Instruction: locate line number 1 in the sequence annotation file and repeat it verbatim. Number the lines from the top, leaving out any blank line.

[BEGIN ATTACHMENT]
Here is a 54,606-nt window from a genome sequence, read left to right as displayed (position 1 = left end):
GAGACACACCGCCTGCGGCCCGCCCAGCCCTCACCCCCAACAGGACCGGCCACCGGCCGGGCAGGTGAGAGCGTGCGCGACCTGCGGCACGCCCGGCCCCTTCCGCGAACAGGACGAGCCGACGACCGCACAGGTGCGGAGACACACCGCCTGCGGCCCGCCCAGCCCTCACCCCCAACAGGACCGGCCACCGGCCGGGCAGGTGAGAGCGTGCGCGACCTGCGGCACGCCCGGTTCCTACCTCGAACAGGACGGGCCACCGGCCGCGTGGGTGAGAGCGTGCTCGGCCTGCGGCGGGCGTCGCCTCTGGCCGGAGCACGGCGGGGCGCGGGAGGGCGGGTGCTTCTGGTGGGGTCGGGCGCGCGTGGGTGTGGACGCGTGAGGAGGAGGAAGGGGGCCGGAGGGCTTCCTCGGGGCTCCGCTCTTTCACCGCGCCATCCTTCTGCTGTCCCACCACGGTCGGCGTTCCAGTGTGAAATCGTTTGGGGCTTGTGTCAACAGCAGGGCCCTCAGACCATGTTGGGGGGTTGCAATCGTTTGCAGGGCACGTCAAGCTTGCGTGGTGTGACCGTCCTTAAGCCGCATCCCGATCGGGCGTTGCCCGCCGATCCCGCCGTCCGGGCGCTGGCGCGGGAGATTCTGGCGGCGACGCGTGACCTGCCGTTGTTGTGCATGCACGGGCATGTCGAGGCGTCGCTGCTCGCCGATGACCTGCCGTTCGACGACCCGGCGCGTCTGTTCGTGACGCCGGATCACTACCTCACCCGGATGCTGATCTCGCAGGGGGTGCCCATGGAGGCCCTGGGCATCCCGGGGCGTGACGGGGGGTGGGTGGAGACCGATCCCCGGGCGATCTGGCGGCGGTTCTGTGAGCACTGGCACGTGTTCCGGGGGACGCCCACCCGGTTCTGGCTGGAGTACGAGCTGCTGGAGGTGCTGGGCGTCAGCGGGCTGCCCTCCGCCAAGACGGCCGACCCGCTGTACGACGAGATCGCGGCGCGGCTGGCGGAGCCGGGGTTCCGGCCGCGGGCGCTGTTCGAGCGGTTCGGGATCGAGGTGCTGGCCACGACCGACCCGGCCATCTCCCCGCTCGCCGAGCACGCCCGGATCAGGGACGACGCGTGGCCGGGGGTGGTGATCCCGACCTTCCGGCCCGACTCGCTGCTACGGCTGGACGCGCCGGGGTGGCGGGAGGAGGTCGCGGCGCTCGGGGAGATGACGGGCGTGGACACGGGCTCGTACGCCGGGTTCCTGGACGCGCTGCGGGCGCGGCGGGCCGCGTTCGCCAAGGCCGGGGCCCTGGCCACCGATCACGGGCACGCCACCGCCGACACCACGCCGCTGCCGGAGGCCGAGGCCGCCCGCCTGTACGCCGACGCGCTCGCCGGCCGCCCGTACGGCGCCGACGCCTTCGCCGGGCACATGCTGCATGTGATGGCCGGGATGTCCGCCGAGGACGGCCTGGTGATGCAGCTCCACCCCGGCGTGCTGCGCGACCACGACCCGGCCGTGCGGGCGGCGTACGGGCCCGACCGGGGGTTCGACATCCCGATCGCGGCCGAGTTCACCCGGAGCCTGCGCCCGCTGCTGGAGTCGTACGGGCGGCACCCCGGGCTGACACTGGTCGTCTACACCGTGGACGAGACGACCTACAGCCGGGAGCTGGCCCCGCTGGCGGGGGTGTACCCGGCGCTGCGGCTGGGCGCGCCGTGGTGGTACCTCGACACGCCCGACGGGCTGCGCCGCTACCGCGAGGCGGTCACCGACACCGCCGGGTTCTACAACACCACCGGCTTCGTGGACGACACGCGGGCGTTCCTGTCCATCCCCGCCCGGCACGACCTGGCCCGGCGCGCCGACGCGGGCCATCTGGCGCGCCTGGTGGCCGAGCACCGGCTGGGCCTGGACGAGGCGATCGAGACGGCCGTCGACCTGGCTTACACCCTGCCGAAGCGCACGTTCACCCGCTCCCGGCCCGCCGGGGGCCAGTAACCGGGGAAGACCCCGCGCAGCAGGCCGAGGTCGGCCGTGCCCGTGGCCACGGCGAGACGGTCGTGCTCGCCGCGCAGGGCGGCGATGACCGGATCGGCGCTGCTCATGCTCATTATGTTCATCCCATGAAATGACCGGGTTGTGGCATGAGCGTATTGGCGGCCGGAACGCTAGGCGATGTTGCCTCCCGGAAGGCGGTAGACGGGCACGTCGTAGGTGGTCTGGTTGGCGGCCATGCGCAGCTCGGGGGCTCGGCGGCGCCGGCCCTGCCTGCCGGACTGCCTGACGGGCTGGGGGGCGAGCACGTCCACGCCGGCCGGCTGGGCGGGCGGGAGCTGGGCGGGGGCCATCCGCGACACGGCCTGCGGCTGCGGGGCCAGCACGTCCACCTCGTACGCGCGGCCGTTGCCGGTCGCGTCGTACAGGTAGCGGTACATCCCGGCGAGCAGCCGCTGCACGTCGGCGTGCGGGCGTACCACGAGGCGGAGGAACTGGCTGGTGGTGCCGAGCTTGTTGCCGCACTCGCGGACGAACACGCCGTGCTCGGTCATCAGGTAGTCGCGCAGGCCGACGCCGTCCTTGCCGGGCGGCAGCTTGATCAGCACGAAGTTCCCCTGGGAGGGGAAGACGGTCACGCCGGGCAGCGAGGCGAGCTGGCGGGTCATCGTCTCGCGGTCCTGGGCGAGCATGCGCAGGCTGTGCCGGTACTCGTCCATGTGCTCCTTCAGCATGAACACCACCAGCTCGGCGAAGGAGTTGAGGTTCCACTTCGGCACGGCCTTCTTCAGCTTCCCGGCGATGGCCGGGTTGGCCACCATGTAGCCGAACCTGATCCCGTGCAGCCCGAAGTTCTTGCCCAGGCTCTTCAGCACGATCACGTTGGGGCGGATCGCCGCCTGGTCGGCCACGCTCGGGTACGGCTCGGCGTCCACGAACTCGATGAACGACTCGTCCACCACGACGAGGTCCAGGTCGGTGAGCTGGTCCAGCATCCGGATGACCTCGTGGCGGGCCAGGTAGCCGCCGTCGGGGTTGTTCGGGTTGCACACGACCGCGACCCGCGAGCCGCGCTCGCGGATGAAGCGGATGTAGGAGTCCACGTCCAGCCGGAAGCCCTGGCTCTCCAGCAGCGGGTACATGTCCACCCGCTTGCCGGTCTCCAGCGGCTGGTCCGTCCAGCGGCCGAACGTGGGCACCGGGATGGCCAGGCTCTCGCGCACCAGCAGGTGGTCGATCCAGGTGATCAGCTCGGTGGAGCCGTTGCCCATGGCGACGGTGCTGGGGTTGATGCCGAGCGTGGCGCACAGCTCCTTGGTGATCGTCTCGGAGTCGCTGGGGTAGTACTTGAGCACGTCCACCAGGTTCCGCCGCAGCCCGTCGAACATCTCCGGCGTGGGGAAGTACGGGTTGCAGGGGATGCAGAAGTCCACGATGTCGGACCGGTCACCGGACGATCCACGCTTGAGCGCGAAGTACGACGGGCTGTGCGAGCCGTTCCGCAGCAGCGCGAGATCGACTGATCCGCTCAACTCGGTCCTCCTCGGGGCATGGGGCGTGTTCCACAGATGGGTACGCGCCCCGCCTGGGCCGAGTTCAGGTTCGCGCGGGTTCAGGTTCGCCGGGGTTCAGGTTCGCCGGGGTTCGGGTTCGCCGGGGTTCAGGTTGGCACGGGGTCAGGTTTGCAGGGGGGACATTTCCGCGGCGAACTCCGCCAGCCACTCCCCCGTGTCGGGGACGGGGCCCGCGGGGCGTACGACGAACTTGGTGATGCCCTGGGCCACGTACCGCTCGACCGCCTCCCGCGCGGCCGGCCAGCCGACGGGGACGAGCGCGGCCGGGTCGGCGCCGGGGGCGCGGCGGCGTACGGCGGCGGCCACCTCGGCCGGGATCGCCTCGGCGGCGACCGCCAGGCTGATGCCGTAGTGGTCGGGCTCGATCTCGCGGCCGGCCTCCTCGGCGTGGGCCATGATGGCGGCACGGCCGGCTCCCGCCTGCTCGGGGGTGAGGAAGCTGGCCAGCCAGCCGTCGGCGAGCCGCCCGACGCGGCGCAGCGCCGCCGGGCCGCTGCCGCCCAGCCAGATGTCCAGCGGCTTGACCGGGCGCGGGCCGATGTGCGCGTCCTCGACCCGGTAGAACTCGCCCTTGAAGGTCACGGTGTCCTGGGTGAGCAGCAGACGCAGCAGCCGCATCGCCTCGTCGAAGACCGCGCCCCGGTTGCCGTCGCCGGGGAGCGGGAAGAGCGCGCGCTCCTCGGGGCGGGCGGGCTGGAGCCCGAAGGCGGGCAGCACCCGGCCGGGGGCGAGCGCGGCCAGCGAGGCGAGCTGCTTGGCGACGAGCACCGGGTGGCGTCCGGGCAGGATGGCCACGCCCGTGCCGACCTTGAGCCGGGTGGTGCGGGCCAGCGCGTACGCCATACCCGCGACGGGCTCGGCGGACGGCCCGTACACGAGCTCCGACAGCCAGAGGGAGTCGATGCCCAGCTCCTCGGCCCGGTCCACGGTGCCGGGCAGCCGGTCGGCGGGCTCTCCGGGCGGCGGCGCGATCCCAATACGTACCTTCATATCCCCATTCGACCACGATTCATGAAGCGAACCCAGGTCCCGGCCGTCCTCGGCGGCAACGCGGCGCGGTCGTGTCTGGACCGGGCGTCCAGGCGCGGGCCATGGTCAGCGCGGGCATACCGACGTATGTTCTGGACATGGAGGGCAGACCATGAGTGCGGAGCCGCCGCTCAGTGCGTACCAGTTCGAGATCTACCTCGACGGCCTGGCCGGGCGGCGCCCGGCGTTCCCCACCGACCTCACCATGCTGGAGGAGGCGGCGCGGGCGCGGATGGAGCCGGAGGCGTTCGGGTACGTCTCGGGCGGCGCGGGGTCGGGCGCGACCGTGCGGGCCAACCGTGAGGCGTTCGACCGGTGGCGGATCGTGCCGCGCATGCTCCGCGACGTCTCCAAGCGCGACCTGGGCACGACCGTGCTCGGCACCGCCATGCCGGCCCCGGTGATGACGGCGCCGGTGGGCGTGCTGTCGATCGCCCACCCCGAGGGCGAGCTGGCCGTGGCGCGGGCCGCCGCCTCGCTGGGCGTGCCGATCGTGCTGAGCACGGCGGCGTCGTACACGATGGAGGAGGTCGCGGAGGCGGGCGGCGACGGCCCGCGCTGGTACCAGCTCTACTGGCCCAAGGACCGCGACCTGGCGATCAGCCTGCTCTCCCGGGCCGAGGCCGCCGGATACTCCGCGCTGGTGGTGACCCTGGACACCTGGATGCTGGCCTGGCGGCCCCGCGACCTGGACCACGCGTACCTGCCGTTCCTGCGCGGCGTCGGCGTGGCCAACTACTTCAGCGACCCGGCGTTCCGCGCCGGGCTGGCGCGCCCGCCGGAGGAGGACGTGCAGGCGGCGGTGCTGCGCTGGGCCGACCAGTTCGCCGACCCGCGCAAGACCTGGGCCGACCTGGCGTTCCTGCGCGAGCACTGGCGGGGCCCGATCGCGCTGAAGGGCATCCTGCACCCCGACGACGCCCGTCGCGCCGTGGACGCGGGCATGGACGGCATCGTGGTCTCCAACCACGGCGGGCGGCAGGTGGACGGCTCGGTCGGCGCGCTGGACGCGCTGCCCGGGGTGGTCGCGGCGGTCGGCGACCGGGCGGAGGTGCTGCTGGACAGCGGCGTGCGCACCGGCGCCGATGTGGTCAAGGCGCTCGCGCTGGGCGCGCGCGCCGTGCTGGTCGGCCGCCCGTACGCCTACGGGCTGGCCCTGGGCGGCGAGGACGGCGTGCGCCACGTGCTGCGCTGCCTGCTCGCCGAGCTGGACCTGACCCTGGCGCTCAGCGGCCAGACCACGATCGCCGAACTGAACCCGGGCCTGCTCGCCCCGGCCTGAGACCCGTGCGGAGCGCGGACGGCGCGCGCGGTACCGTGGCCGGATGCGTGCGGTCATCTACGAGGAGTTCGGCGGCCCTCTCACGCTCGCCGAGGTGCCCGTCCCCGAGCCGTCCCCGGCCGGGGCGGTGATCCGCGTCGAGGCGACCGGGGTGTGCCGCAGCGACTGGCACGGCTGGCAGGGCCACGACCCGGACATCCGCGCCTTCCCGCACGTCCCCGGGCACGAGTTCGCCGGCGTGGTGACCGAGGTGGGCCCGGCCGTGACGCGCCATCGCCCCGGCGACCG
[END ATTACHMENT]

Here is a 54,606-nt window from a genome sequence, read left to right as displayed (position 1 = left end):